But about that less spooky thing. Horses with owners that are too nice do not rely on their owners to protect them from anything. When the owner “buys into” the horse’s worries, the horse’s fears are legitimized and reactiveness is reinforced. So, what to do?
When a horse is truly afraid (head up, ears perked, full of tension) we do need to recognize and support him, but we still must hold our space AND keep the horse engaged in a supportive but consistent way. “Yup, that bag IS very scary, but I am right here and you are going to be fine. Let’s get a move on.” We do not need to get mad, and we do not need to punish the horse, but we do need insist the horse not invade our space or ignore.
Some horses are naturally super reactive and those are harder to work with and take more time, but the average horse will respond very fast and become more confident in short order!
For example, if I am leading the average horse, and the bag causes the horse to try to push into my space, I will defend my space, and then reward the horse for remembering that rule. The hard things are: having good timing, meaning what I say and being vigorous enough to to get my point across (and it might not be pretty), quitting as soon as I get a try and never being angry or punitive.*
*Personal safety is priority #1, so if a horse is scary for a handler, get help. If the handler is scared, it is nearly impossible to execute properly. I went to work with a draft horse that was an attack biter. Yeah. That was not fun. He was doing fine then suddenly came at me pretty hard and I did not have any time to do anything but go right back at him. Running away seemed way scarier. I threw up my arm, yelled at him, snapped his lead rope HARD and repeatedly, and made him back up (which he did know how to do). He backed up three fast steps, dropped his head, licked his lips and never tried to bite me again. He ended up becoming a police horse!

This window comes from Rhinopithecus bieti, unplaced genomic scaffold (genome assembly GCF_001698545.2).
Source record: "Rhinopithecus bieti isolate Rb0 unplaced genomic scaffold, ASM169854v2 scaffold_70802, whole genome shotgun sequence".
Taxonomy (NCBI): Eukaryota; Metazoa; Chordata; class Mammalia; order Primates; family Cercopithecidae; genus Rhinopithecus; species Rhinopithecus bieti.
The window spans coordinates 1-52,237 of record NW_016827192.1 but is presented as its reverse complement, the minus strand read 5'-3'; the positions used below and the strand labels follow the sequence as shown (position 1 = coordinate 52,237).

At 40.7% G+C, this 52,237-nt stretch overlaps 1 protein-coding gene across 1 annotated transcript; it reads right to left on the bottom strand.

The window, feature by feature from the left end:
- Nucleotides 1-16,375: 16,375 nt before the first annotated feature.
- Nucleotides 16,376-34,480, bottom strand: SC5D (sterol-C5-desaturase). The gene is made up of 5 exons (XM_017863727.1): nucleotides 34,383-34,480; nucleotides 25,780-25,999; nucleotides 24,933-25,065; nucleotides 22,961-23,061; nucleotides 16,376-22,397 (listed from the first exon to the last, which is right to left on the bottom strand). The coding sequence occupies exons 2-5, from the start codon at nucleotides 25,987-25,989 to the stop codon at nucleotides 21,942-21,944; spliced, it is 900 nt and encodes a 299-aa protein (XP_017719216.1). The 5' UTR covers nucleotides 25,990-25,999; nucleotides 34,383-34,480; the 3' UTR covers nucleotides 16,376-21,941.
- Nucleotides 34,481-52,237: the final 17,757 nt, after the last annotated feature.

After the first, “Stay out of my space” fix, we might change directions, lead from the other side, and stop and back up. We may pass by the bag again and again until it is non-issue.
“But that will take forever!” you may think. True. But if we take the time to redirect that behavior now and are ALWAYS consistent about our space, mean what we stay, insist they try in a calm, fair manner, the horse will learn to trust that we know what we are doing and that we can protect them and value them (I swear they know), they become less and less reactive. It is not magic, but it sometimes feels like it and it is very cool!
Unfortunately, if someone gains a horse’s trust, that does not mean the horse now trusts everyone. Each person has to establish the rules and relationship because if they do not, the horse will do what it has to do, in its mind, to stay safe or evade work. As one shoer told me, “Good horses consistently go bad with some owners.”
Similar techniques have to be applied under saddle, for the exact same reasons, but the rule “stay out of my space” might be reimagined as “pay attention to me” or “heed my cues”, but I have written way more than I intended. I can cover this another week!
Next week is Christmas Hats! With the same hats I have used forever. I might have to try and be a bit more creative…
Breast Cancer Treatment update: The neuropathy symptoms have REGRESSED quite a bit! The winning items: tips from Lisa the amazing massage therapist, acupuncture with Jaclyn, and Bill’s made-from-scratch magic CBD, TCH salve! Really made from scratch-he grew the plants, processed them and made the salve.
My blood levels are good. Credit to the breathing techniques and trying to be active enough so my body knows I need more blood cells and hemoglobin!
The one remaining tumor is still getting smaller and smaller! Nine more infusions of the HER2 targeted drugs + Taxol to go. I am skipping next week for Christmas. Surgery in March. And then a lot more stuff. Cross that bridge down the road.